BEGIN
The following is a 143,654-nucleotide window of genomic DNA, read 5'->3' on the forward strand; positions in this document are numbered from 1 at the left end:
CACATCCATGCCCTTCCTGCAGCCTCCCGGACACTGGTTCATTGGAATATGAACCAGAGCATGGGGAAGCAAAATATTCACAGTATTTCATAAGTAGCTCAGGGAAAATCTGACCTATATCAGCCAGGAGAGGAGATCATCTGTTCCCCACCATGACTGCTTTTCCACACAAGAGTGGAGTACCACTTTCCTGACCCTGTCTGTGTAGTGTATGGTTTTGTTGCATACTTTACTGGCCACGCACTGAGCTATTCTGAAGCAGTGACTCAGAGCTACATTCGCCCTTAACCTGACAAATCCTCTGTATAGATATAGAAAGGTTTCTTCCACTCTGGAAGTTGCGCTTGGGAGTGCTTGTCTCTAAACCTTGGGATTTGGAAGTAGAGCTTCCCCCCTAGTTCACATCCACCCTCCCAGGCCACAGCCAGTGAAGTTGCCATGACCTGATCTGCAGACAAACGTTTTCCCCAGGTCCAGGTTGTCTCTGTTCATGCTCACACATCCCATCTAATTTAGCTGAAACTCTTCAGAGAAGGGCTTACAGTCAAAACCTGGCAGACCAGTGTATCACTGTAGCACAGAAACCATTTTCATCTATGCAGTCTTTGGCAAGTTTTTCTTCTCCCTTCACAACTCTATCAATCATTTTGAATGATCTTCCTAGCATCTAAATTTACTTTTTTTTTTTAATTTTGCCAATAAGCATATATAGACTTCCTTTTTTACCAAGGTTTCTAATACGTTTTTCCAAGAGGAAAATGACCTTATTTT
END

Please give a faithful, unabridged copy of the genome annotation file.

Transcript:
The following is a 143,654-nucleotide window of genomic DNA, read 5'->3' on the forward strand; positions in this document are numbered from 1 at the left end:
CACATCCATGCCCTTCCTGCAGCCTCCCGGACACTGGTTCATTGGAATATGAACCAGAGCATGGGGAAGCAAAATATTCACAGTATTTCATAAGTAGCTCAGGGAAAATCTGACCTATATCAGCCAGGAGAGGAGATCATCTGTTCCCCACCATGACTGCTTTTCCACACAAGAGTGGAGTACCACTTTCCTGACCCTGTCTGTGTAGTGTATGGTTTTGTTGCATACTTTACTGGCCACGCACTGAGCTATTCTGAAGCAGTGACTCAGAGCTACATTCGCCCTTAACCTGACAAATCCTCTGTATAGATATAGAAAGGTTTCTTCCACTCTGGAAGTTGCGCTTGGGAGTGCTTGTCTCTAAACCTTGGGATTTGGAAGTAGAGCTTCCCCCCTAGTTCACATCCACCCTCCCAGGCCACAGCCAGTGAAGTTGCCATGACCTGATCTGCAGACAAACGTTTTCCCCAGGTCCAGGTTGTCTCTGTTCATGCTCACACATCCCATCTAATTTAGCTGAAACTCTTCAGAGAAGGGCTTACAGTCAAAACCTGGCAGACCAGTGTATCACTGTAGCACAGAAACCATTTTCATCTATGCAGTCTTTGGCAAGTTTTTCTTCTCCCTTCACAACTCTATCAATCATTTTGAATGATCTTCCTAGCATCTAAATTTACTTTTTTTTTTTAATTTTGCCAATAAGCATATATAGACTTCCTTTTTTACCAAGGTTTCTAATACGTTTTTCCAAGAGGAAAATGACCTTATTTT